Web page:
PHILIPPINE COMMERCIAL AND INTERNATIONAL BANK (now BANCO DE ORO-EPCI, INC.) v. DENNIS CUSTODIO, et al. 545 SCRA 367 (2008)
A corporation has personality separate and district from those who compose it.
Rolando Francisco (Francisco) and his wife, on behalf of Traders Group Corporation (ROL-ED), entered into a Foreign Bills Purchase Line Agreement (FBPLA) with the PCIB-Greenhills bank to which Spouses Francisco deposited four dollar checks. The checks were cleared and paid by Chase Manhattan Bank but they were subsequently dishonored for insufficient funds. Chase Manhattan Bank thus debited the amount of the dishonored checks from the account of PCIB-Greenhills which it maintained with it. Having received notice of the debiting from its account, PCIB-Greenhills in turn debited from Francisco’s joint account the partial payment of the dishonored checks. In the meantime, Wilfredo Gliane remitted US$42,300 to the above-said joint account of Francisco at the PCIB-Greenhills but it was no longer feasible as the amount had already been applied as partial payment of Francisco’s outstanding obligation with PCIB-Greenhills. A complaint against PCIB and Francisco for specific performance and damages was subsequently filed before the Regional Trial Court (RTC) of Makati to recover the remittance. The RTC held PCIB solely liable to pay the sum of US$42,300 and decreed that PCIB had the right of reimbursement of the amount from Francisco. On appeal, the Court of Appeals freed PCIB from liability and ruled that Francisco is solely liable thereof. Hence, this petition. Francisco contends that he has a separate personality from ROL-ED.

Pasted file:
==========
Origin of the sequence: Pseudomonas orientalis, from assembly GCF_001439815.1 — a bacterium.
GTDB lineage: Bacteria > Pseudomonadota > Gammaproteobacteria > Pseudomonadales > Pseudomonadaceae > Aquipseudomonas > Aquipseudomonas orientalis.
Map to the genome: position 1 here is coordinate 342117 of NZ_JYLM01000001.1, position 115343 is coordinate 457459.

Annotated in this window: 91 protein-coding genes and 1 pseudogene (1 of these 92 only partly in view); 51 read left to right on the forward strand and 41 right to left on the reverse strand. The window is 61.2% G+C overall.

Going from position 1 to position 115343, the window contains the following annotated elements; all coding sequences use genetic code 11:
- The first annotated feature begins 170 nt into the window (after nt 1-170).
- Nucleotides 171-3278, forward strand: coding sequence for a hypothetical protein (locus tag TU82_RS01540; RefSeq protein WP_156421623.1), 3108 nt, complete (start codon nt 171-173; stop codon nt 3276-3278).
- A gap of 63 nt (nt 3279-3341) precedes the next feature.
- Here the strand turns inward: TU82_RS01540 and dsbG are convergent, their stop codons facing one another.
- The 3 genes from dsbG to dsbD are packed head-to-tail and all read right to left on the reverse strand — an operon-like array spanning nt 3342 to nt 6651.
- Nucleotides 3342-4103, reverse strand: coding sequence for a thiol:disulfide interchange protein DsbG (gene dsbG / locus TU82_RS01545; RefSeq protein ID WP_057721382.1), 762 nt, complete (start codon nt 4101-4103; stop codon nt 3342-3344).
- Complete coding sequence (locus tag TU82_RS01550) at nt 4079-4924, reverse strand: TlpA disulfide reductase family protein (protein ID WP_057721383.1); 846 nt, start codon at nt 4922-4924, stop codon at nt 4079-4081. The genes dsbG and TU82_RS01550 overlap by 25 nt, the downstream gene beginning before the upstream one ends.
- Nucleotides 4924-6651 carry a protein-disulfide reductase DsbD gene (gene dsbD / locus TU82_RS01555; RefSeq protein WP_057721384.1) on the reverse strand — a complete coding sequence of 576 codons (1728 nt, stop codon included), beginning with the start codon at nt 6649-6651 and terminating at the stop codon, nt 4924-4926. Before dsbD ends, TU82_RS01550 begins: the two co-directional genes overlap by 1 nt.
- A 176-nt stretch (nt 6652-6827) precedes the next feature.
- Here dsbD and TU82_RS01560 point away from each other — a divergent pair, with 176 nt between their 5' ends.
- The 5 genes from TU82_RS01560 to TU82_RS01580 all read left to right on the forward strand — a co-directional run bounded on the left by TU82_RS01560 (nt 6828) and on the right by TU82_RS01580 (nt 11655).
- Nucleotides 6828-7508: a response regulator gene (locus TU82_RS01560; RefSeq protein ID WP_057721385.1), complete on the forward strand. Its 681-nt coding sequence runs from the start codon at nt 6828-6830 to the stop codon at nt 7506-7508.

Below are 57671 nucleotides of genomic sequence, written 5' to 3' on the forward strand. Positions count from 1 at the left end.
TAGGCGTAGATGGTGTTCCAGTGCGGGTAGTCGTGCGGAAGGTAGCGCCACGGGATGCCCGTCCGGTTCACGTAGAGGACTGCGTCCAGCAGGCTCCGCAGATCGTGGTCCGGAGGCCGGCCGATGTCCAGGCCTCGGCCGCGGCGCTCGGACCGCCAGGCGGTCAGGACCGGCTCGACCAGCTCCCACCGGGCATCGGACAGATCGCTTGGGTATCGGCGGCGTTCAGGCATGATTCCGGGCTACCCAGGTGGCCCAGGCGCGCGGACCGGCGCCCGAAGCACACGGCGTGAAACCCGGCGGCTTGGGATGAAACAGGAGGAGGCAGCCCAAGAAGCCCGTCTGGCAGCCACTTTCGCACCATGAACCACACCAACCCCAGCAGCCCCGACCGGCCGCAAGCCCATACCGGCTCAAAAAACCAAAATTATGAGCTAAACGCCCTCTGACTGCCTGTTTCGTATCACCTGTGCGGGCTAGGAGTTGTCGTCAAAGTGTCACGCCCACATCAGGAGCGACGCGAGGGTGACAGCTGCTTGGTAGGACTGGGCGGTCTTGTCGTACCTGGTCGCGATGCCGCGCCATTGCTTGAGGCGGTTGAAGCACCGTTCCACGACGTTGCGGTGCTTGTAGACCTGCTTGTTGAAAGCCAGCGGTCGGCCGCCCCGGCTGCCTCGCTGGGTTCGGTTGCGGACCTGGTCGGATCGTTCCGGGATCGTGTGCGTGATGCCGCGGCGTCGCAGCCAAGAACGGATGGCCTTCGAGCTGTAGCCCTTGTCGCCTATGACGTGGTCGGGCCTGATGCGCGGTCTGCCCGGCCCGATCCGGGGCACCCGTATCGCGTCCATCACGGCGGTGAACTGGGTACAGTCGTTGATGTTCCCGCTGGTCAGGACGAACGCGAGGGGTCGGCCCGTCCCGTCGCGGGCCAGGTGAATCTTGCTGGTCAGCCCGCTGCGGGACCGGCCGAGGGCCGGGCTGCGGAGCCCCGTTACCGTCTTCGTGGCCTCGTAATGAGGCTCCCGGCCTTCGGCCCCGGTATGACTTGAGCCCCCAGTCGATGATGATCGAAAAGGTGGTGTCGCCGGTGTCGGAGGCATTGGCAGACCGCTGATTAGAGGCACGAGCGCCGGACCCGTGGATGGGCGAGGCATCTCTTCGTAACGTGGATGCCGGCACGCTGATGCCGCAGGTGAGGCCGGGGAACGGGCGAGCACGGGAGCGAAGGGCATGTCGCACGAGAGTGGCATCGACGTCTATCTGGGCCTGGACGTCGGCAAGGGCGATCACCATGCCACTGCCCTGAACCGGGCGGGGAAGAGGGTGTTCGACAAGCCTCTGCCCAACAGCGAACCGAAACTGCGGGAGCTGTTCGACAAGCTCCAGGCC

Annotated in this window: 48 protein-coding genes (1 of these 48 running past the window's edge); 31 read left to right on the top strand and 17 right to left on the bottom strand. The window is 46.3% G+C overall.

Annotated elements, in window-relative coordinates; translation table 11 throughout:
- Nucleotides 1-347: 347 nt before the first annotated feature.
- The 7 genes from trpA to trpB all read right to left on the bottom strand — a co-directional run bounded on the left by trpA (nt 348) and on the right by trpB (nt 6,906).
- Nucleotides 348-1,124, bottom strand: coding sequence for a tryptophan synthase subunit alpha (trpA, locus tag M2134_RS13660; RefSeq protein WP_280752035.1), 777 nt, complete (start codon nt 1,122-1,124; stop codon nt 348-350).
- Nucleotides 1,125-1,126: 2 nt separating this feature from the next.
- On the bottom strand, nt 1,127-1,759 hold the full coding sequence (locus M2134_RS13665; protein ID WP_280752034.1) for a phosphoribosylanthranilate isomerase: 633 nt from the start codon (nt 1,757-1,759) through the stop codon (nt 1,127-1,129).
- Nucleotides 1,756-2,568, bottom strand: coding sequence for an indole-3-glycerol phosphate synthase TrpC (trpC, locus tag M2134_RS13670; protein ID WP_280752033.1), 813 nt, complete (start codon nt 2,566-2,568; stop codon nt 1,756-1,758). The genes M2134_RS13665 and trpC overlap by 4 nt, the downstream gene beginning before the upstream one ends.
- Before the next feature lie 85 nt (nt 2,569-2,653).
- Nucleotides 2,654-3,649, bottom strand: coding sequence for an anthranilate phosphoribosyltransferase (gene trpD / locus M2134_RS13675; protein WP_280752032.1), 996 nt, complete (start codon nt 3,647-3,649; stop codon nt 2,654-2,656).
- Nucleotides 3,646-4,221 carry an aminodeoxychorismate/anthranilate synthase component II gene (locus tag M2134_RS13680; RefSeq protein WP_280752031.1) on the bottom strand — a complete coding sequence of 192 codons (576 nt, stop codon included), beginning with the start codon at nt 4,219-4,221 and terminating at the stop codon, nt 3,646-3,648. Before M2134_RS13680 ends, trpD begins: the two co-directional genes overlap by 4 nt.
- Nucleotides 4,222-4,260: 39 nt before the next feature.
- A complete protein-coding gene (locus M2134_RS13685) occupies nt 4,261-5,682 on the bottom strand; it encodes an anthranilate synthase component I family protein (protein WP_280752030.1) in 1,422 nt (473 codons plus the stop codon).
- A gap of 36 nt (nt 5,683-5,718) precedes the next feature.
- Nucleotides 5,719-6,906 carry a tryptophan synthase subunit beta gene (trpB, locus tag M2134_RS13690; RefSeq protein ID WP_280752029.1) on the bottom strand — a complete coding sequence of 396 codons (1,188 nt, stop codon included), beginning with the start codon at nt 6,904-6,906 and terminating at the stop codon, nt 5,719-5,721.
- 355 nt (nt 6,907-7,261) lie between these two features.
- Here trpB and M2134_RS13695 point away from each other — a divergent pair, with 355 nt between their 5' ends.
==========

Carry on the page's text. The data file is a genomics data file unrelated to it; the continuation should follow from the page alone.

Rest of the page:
Whether or not the separate and distinct legal personality of Francisco from ROL-ED be considered in determining his liability.
While Francisco claims that the loan in question was that of ROL-ED and not his, he, as earlier stated, deposited the US$651,000 checks in his joint account with Erlinda and not in the account of ROL-ED. At all events, while a corporation is clothed with a personality separate and distinct from the persons composing it, the veil of separate corporate personality may be lifted when it is used as a shield to confuse legitimate issues, or where lifting the veil is necessary to achieve equity or for the protection of the creditors. In the case at bar, there can be no mistake that Francisco belatedly invoked the separate identity of ROL-ED to evade his liability to PCIB.